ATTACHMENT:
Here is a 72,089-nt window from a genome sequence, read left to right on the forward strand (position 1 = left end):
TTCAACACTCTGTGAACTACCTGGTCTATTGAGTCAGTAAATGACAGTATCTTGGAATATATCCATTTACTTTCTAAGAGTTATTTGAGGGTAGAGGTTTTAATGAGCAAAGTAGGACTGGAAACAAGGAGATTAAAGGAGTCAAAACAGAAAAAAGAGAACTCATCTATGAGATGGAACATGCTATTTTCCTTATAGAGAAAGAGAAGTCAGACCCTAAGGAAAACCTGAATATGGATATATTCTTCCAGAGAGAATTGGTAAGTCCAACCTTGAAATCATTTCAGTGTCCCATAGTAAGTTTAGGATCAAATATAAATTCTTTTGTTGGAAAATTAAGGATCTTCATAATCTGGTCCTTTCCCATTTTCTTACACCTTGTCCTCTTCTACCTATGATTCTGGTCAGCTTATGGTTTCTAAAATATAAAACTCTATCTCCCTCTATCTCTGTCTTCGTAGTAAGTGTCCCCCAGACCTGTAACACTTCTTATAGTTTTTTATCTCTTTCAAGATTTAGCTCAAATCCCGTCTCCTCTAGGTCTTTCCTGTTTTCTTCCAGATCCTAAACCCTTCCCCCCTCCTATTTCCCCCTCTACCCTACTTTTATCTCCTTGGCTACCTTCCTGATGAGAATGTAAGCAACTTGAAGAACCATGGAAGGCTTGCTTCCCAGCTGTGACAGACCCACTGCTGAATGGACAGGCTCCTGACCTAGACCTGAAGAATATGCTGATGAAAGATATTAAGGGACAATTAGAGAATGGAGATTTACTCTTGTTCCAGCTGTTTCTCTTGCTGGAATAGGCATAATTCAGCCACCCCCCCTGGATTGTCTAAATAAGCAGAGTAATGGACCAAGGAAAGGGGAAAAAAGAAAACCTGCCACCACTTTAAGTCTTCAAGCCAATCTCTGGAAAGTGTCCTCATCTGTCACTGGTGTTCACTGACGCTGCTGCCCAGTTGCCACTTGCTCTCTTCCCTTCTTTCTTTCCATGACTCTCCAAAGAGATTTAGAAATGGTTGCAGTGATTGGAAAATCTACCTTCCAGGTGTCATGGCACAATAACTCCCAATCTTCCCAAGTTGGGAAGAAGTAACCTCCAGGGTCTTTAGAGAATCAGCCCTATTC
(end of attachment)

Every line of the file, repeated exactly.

Here is a 72,089-nt window from a genome sequence, read left to right on the forward strand (position 1 = left end):
TTCAACACTCTGTGAACTACCTGGTCTATTGAGTCAGTAAATGACAGTATCTTGGAATATATCCATTTACTTTCTAAGAGTTATTTGAGGGTAGAGGTTTTAATGAGCAAAGTAGGACTGGAAACAAGGAGATTAAAGGAGTCAAAACAGAAAAAAGAGAACTCATCTATGAGATGGAACATGCTATTTTCCTTATAGAGAAAGAGAAGTCAGACCCTAAGGAAAACCTGAATATGGATATATTCTTCCAGAGAGAATTGGTAAGTCCAACCTTGAAATCATTTCAGTGTCCCATAGTAAGTTTAGGATCAAATATAAATTCTTTTGTTGGAAAATTAAGGATCTTCATAATCTGGTCCTTTCCCATTTTCTTACACCTTGTCCTCTTCTACCTATGATTCTGGTCAGCTTATGGTTTCTAAAATATAAAACTCTATCTCCCTCTATCTCTGTCTTCGTAGTAAGTGTCCCCCAGACCTGTAACACTTCTTATAGTTTTTTATCTCTTTCAAGATTTAGCTCAAATCCCGTCTCCTCTAGGTCTTTCCTGTTTTCTTCCAGATCCTAAACCCTTCCCCCCTCCTATTTCCCCCTCTACCCTACTTTTATCTCCTTGGCTACCTTCCTGATGAGAATGTAAGCAACTTGAAGAACCATGGAAGGCTTGCTTCCCAGCTGTGACAGACCCACTGCTGAATGGACAGGCTCCTGACCTAGACCTGAAGAATATGCTGATGAAAGATATTAAGGGACAATTAGAGAATGGAGATTTACTCTTGTTCCAGCTGTTTCTCTTGCTGGAATAGGCATAATTCAGCCACCCCCCCTGGATTGTCTAAATAAGCAGAGTAATGGACCAAGGAAAGGGGAAAAAAGAAAACCTGCCACCACTTTAAGTCTTCAAGCCAATCTCTGGAAAGTGTCCTCATCTGTCACTGGTGTTCACTGACGCTGCTGCCCAGTTGCCACTTGCTCTCTTCCCTTCTTTCTTTCCATGACTCTCCAAAGAGATTTAGAAATGGTTGCAGTGATTGGAAAATCTACCTTCCAGGTGTCATGGCACAATAACTCCCAATCTTCCCAAGTTGGGAAGAAGTAACCTCCAGGGTCTTTAGAGAATCAGCCCTATTC